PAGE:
PB: That really just gets back to the perishability of seafood, which is also one of the factors that makes it challenging for people to work with. But it doesn’t have to be, it really doesn’t. I think the more that we start these conversations and that we can just even have the conversation about seafood, then I think the more that it becomes a part of the vernacular and a part of what we are comfortable with and comfortable around. I think then you start opening doors to chefs being able to say, ‘Oh, you know what? I think my clients would be okay if I just served whatever is the catch of the day,’ or if you know, ‘if I started sourcing some high quality aquaculture species.’ I mean aquaculture–if you want to briefly touch on another area–essentially aquaculture is driving all of the increase in global production in seafood.

PB: Since 1994 the wild capture fisheries have been relatively flat so those catches have not gone up considerably year over year. All of the additional catch that’s going to feed our growing population, which is predicted to be nine to ten billion people by 2050, that’s all got to come from somewhere. And where it really is going to come from is aquaculture.

CA: Explain to our listeners what that is.

PB: So aquaculture is farm raised fish, essentially. And you know, right now there’s just a ton of misconceptions about aquaculture, about farm raised fish. There’s plenty of information if you Google farm raised salmon problems or issues, you’re going to find a gazillion websites and reports from environmentalist. And yeah, there are a lot of concerns. I mean there’s sea lice, there’s feeder fish concerns about the amount that are going into create, each pound of salmon ends up on the plate.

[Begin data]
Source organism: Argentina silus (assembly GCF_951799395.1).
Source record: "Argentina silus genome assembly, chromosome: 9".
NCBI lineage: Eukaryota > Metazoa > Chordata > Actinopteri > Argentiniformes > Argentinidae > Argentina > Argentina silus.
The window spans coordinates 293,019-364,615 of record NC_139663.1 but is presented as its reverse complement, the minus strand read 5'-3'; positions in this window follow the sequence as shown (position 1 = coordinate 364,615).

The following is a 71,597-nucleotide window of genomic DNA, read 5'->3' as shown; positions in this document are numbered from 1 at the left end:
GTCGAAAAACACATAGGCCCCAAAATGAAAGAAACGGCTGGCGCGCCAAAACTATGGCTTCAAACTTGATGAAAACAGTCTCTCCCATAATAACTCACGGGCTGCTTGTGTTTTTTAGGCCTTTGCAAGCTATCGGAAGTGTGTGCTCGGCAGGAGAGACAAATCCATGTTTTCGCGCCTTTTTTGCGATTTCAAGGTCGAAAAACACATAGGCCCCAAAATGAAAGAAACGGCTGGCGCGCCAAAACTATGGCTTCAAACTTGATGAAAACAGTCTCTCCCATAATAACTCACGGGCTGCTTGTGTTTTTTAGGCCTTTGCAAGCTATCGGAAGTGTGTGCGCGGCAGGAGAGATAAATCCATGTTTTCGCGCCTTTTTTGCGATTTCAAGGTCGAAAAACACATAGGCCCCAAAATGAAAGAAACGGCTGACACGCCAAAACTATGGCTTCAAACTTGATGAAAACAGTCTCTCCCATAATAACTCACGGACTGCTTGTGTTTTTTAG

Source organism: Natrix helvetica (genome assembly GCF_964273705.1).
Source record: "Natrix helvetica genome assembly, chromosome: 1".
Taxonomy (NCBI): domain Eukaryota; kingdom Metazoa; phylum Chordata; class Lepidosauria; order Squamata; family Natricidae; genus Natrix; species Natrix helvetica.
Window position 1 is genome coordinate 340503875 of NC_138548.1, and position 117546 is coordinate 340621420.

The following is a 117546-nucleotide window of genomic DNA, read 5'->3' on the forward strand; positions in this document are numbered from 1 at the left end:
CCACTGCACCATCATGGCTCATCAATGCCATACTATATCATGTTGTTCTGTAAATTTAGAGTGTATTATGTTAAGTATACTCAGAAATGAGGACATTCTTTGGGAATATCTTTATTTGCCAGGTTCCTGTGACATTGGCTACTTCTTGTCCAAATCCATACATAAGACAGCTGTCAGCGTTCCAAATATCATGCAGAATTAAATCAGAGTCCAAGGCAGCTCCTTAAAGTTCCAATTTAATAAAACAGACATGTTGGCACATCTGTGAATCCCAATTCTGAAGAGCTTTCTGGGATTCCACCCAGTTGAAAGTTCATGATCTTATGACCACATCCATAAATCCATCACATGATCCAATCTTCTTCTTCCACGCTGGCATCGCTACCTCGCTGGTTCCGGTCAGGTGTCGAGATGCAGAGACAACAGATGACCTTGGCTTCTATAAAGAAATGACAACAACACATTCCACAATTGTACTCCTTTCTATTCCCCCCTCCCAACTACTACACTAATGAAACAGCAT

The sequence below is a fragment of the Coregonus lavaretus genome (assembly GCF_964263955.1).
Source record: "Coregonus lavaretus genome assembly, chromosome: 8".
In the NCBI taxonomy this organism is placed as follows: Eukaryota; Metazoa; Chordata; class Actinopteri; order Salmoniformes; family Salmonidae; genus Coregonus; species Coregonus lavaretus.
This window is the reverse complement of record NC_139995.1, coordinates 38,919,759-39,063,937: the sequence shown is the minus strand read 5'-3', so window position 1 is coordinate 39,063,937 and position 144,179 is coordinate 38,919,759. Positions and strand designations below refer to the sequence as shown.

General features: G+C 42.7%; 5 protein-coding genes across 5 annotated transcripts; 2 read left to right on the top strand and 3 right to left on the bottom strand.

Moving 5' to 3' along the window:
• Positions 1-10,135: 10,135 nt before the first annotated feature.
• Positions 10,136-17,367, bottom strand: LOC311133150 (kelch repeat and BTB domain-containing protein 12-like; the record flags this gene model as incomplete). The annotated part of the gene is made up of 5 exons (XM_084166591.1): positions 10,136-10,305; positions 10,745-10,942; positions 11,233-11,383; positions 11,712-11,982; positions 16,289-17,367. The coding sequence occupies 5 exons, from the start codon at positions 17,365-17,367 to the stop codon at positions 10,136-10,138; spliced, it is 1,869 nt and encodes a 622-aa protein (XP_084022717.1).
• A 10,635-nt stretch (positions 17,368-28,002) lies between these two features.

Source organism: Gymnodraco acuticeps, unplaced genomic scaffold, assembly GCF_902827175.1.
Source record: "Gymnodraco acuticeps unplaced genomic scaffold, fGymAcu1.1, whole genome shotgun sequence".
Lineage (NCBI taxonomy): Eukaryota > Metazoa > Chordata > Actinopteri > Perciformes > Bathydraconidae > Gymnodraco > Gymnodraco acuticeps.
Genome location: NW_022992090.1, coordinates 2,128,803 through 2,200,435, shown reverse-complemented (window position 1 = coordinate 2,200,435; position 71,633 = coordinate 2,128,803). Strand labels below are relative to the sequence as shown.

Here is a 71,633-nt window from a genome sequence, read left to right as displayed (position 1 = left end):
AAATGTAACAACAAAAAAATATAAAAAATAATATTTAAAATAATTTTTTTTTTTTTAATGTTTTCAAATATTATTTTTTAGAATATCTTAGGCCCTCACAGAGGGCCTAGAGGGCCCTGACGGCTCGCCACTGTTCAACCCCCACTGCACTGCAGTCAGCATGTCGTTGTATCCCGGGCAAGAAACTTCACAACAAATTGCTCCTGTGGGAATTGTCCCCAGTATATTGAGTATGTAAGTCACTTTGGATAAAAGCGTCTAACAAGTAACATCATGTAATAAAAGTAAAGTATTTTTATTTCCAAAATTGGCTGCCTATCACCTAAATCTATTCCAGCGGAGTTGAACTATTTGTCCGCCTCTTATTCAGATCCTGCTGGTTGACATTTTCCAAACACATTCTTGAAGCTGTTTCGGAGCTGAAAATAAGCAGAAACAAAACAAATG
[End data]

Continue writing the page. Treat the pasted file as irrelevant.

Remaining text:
PB: There’s antibiotics and chemicals and effluent from the fish themselves when they’re pinned up in a small area. There’s all these things, there’s definitely issues to deal with. But what we’re looking at is a food system here and a food problem. We need to increase the amount of protein that we have on this planet available for people by up to seventy percent by 2050 if the numbers are right. So, I mean that’s a lot. And if you’re looking at the fact that seventy one percent of our Earth here is covered in water, there is just nowhere that makes more sense for this protein to come from, especially because it is far more efficient than land protein in those cases. Also because it’s a healthy protein. There are health benefits to it and there’s more environmental benefits to eating fish than there are certainly to eating beef, pork, or the chicken that we all eat far more of in this country than fish.

  • Aquaculture farm